In May 2008, Congress enacted the Genetic Information Nondiscrimination Act of 2008 (GINA), which prohibits, in most cases, certain insurance industry participants from requiring enrollees or their family members to undergo genetic testing, or from using genetic information for certain operational purposes (e.g., making premium determinations) and certain employers from using, disclosing, or requesting employees’ or applicants’ genetic information for employment-related purposes.
Although GINA and much of the regulatory activity since does not directly address research and other functions of pharmaceutical, device, and biotech companies, these laws and regulations have the potential to significantly impact industry participants in positive and possibly challenging ways.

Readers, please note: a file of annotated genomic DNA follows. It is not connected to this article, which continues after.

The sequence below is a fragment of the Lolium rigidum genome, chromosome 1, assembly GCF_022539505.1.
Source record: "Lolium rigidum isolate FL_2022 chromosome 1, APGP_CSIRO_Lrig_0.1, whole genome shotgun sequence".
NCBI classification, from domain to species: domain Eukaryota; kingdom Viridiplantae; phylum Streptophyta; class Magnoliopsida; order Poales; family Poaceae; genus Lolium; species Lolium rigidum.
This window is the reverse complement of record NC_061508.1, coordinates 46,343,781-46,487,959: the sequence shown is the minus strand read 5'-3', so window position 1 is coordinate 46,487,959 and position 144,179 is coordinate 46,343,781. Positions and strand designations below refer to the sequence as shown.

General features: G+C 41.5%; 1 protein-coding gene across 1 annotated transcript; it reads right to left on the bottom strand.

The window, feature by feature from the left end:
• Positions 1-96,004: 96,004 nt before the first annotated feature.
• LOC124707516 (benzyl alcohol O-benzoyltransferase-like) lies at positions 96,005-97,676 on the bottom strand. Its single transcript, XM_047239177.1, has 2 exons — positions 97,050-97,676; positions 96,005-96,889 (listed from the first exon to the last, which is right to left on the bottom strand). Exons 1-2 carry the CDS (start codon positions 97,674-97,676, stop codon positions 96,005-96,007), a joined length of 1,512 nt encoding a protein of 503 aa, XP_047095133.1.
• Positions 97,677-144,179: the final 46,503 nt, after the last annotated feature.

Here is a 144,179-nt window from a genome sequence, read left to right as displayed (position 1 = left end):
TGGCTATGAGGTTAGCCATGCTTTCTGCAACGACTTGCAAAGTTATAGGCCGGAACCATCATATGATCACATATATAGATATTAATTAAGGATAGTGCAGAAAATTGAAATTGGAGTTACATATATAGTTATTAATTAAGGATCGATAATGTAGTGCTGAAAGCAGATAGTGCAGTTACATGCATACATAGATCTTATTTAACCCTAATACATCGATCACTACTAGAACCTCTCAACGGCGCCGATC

In assessing GINA’s potential impact on the life sciences sector, it is useful to have a basic understanding of the Act’s structure and purpose. Congress enacted GINA to address public fears that genetic information was being used by health plans and employers in making underwriting and employment decisions, and that, as a result, individuals were reluctant to undergo genetic testing and be burdened by results that they might be forced to disclose.
In addition, the Department of Health and Human Services has, for several years, been championing the diagnostic, prognostic, and therapeutic potential of personalized medicine. Personalized medicine depends, by definition, on developing medical tools that are tailored to the particular makeup of the patient and, in some cases, the disease itself. The possibilities of genomics and personalized medicine cannot be realized unless vast stores of genetic information are amassed and integrated.